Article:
Second key issue is how the INDCs (the pledges given by countries) are going to be treated. The way they have come out, after the agreement in Lima in 2014, they are the sovereign contributions of the countries. If one glances through the INDCs – they have been determined at the highest level of government in each country and after consultations with various national stakeholders. Now it is not clear to me whether these very INDCs will be implemented post-2020 or countries could be asked to revise them.

If countries can agree to the sacredness of the INDCs submitted by countries after their sovereign and domestic consultation then it would be a big step forward. The idea to review these INDCs in order to amend them before implementation – this could be a problematic issue. I have also read about the question of the legal form of the Paris agreement – the bindingness of agreement and its contents. We should remember the worthy maxim: Contents decide the form of the agreement and this issue needs to be handled sensitively.

There is a lack of trust between the countries and back-sliding on the existing commitments by the developed world. Your comments?

The fact is that 2007 global economic slow-down had its own impact on climate change efforts and the specially the provision of finance and technology from developed countries to the developing countries who are in need of these means of implementation. There is not only a trust deficit but a real physical deficit. We all hope as world progresses it will become more equal and balanced. The ambitious INDCs from the developing countries appear to be is a good effort to address this need for balance.

What is the controversy over the principle of common but differentiation responsibilities (CBDR) being reflected in the Paris agreement?

I don’t think there is any difference of opinion about the principle of CBDR being the basis of the Paris agreement and that Paris agreement would have to be equitable and fair. In fact, you remember, when the Sustainable Development Goals (SDGs) were recently finalised by the UNGA CBDR was very clearly anchored there. If it is anchored there then the logic and need for it to exist in anything to deal with climate change challenge is even stronger.

The issue that is apparently dividing developed and developing nations is how to implement the differentiation in each element of the Paris agreement. A solution to this is must and I still think that what was decided by all countries – to solidly base the agreement on the convention and that it is ‘under the Convention’ – is our best way forward.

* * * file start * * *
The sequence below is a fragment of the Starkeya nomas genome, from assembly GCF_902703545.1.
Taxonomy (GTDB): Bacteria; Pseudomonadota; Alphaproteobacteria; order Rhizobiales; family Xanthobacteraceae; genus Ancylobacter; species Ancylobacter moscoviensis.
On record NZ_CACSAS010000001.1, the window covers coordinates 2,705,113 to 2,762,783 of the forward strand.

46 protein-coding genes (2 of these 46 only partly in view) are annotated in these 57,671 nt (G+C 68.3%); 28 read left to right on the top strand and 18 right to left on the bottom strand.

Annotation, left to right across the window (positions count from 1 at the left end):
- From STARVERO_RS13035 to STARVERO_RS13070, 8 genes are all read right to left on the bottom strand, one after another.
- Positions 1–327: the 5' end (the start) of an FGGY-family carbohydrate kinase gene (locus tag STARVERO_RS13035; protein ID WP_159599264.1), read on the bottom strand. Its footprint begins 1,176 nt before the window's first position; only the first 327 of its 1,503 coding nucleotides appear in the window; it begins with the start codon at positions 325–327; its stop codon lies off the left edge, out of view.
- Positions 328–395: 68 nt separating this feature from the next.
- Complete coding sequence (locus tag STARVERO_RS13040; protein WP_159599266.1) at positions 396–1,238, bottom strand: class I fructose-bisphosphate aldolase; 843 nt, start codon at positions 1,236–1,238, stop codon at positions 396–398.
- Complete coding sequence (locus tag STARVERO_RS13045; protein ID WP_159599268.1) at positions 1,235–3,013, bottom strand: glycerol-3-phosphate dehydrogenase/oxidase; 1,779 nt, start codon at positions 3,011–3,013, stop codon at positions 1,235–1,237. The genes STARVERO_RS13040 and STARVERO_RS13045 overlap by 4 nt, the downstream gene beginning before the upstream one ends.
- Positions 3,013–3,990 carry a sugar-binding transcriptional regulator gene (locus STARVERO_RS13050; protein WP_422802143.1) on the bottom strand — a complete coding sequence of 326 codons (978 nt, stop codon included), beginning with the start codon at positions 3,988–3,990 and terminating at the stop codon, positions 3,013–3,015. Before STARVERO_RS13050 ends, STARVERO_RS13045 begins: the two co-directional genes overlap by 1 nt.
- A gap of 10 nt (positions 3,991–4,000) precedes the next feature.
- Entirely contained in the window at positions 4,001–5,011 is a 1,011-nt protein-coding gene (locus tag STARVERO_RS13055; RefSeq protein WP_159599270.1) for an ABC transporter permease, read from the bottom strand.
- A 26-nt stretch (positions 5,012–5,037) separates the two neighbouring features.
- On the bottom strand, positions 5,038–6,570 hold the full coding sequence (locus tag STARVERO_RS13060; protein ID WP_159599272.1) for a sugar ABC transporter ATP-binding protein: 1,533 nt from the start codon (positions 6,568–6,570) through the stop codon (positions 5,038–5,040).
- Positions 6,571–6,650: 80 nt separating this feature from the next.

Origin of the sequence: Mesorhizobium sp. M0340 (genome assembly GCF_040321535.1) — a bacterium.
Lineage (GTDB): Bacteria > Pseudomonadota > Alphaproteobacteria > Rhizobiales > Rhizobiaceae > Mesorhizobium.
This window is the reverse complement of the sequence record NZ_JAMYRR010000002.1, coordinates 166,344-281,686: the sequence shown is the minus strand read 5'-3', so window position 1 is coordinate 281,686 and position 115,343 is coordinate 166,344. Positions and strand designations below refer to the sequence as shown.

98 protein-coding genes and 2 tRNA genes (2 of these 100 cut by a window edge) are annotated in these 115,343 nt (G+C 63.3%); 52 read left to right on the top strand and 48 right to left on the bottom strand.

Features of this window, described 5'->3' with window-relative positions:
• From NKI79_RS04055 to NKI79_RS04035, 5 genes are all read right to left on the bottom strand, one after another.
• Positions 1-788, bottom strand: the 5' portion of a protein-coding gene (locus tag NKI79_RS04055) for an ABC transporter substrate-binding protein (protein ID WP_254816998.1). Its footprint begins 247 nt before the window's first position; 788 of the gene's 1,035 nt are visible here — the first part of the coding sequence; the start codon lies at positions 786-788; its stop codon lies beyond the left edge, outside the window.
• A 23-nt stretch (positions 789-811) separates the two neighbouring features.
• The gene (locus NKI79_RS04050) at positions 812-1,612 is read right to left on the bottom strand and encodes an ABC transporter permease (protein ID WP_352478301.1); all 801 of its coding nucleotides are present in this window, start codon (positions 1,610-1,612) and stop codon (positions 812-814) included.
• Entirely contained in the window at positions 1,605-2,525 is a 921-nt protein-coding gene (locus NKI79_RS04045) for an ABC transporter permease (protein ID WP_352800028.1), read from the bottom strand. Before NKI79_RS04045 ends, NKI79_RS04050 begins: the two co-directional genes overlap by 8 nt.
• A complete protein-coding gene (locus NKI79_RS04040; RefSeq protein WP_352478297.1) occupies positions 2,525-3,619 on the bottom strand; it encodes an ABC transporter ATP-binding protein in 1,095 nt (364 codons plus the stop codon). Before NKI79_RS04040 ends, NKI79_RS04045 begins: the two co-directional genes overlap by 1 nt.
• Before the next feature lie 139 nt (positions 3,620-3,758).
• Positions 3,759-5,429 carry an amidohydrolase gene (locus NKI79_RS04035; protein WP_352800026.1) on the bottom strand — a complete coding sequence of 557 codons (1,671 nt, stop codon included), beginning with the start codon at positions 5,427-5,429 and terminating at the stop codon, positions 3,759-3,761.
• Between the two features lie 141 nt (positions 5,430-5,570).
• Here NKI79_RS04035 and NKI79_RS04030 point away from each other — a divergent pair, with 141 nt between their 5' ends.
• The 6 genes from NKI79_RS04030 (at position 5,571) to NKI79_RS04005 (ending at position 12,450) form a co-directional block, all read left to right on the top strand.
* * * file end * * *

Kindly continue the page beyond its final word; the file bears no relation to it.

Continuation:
What you must understand is that the world is not likely to undergo a sea-change by 2030 and SDGs give us a clue of the agreed thinking – remember it was agreed by all countries as recently as September 2015.

Then why are we shy of anchoring the differentiation principle in the Paris agreement?

I am hopeful and expect that in 25-30 years the world would be much more equal. When we reach that point the efforts between countries would also become less differentiated. But that is something in the far future. The suggested way where the cycles of INDCs (pledges) in the Paris agreement is the way to go about to achieve this equitable world. Periodically they can be revised and nations can domestically decide how to after a global stock-taking.

The approach of having a cycle where each country enhances its efforts on the conclusion of previous cycle is also done keeping mind what science has to say about needed efforts and what the global stock-taking says about what countries have done and what kind of help they have been given for finance, technology and capacity building. This will build up a virtuous cycle. And I think that is the way out but I can’t imagine that while finalising an equitable and fair Paris agreement the principle of CBDR can be given a go-by.

How could countries resolve the problem of mistrust in Paris?

While it is often said that the past is the guide to the future but the unfolding of the climate change due to greenhouse gases is something that should make us look more to the future than the past. This again is a problem of mutual reassurances.

The developed country parties need to reassure the developing country parties that whatever happened in the past would not happen in the future and that they would fulfil their leadership role, which includes doing more to reduce emissions (mitigation) and provide enabling finance, timely transfer the clean technologies and help build capacities. On the other hand developing countries, to a large extent, appear to have shown their commitment to fighting climate change through their INDCs. If something more is required I am sure the negotiators can find the language to reflect it in the Paris agreement.

Many developing countries complain of lack of transparency in the climate negotiations. Your comments

I find that the word transparency has different connotations in the negotiations. Developed country parties use the word transparency to express their apprehensions that the developing countries may not actually be doing what they promise to do. The developing country parties use this word to express their apprehensions, learning from past events about the reality of global politics that has weighed in on international negotiations.

The fact is in this world which we want to make more equitable and more connected in future, issues of transparency should not be difficult to address provided there is nothing to be read in-between the lines.

First Published: Dec 2 2015 | 0:34 AM IST